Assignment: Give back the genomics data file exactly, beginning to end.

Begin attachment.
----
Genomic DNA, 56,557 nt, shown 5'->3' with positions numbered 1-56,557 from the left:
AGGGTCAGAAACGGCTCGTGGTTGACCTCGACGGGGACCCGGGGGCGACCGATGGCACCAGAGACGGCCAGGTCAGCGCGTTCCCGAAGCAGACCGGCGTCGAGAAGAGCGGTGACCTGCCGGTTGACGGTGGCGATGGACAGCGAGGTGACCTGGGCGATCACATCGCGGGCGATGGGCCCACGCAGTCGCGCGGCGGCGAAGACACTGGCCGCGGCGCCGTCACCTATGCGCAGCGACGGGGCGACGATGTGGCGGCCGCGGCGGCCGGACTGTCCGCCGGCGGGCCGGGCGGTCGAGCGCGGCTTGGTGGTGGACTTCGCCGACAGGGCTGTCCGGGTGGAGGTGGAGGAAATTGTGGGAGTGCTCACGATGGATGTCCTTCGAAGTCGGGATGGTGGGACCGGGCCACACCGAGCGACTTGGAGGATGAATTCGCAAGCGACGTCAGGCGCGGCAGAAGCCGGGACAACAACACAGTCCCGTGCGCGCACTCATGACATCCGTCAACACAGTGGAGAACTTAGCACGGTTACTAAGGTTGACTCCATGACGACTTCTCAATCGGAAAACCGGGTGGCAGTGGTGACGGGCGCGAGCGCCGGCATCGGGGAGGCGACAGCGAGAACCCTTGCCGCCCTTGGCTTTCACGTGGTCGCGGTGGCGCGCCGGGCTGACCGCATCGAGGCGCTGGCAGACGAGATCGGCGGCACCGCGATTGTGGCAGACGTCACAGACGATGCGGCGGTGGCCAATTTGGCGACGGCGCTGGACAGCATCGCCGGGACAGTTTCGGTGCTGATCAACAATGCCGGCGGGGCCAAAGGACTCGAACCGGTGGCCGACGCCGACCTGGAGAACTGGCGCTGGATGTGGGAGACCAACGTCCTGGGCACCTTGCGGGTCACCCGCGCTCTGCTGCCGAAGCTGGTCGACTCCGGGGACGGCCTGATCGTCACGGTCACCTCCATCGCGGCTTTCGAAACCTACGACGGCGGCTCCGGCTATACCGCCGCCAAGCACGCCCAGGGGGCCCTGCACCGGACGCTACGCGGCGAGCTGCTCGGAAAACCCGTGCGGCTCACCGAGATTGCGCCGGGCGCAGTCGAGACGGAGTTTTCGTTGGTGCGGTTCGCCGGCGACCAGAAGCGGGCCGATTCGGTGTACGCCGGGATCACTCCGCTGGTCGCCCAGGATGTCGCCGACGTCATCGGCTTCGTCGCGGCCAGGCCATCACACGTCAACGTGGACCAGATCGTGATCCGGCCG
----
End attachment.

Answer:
Genomic DNA, 56,557 nt, shown 5'->3' with positions numbered 1-56,557 from the left:
AGGGTCAGAAACGGCTCGTGGTTGACCTCGACGGGGACCCGGGGGCGACCGATGGCACCAGAGACGGCCAGGTCAGCGCGTTCCCGAAGCAGACCGGCGTCGAGAAGAGCGGTGACCTGCCGGTTGACGGTGGCGATGGACAGCGAGGTGACCTGGGCGATCACATCGCGGGCGATGGGCCCACGCAGTCGCGCGGCGGCGAAGACACTGGCCGCGGCGCCGTCACCTATGCGCAGCGACGGGGCGACGATGTGGCGGCCGCGGCGGCCGGACTGTCCGCCGGCGGGCCGGGCGGTCGAGCGCGGCTTGGTGGTGGACTTCGCCGACAGGGCTGTCCGGGTGGAGGTGGAGGAAATTGTGGGAGTGCTCACGATGGATGTCCTTCGAAGTCGGGATGGTGGGACCGGGCCACACCGAGCGACTTGGAGGATGAATTCGCAAGCGACGTCAGGCGCGGCAGAAGCCGGGACAACAACACAGTCCCGTGCGCGCACTCATGACATCCGTCAACACAGTGGAGAACTTAGCACGGTTACTAAGGTTGACTCCATGACGACTTCTCAATCGGAAAACCGGGTGGCAGTGGTGACGGGCGCGAGCGCCGGCATCGGGGAGGCGACAGCGAGAACCCTTGCCGCCCTTGGCTTTCACGTGGTCGCGGTGGCGCGCCGGGCTGACCGCATCGAGGCGCTGGCAGACGAGATCGGCGGCACCGCGATTGTGGCAGACGTCACAGACGATGCGGCGGTGGCCAATTTGGCGACGGCGCTGGACAGCATCGCCGGGACAGTTTCGGTGCTGATCAACAATGCCGGCGGGGCCAAAGGACTCGAACCGGTGGCCGACGCCGACCTGGAGAACTGGCGCTGGATGTGGGAGACCAACGTCCTGGGCACCTTGCGGGTCACCCGCGCTCTGCTGCCGAAGCTGGTCGACTCCGGGGACGGCCTGATCGTCACGGTCACCTCCATCGCGGCTTTCGAAACCTACGACGGCGGCTCCGGCTATACCGCCGCCAAGCACGCCCAGGGGGCCCTGCACCGGACGCTACGCGGCGAGCTGCTCGGAAAACCCGTGCGGCTCACCGAGATTGCGCCGGGCGCAGTCGAGACGGAGTTTTCGTTGGTGCGGTTCGCCGGCGACCAGAAGCGGGCCGATTCGGTGTACGCCGGGATCACTCCGCTGGTCGCCCAGGATGTCGCCGACGTCATCGGCTTCGTCGCGGCCAGGCCATCACACGTCAACGTGGACCAGATCGTGATCCGGCCG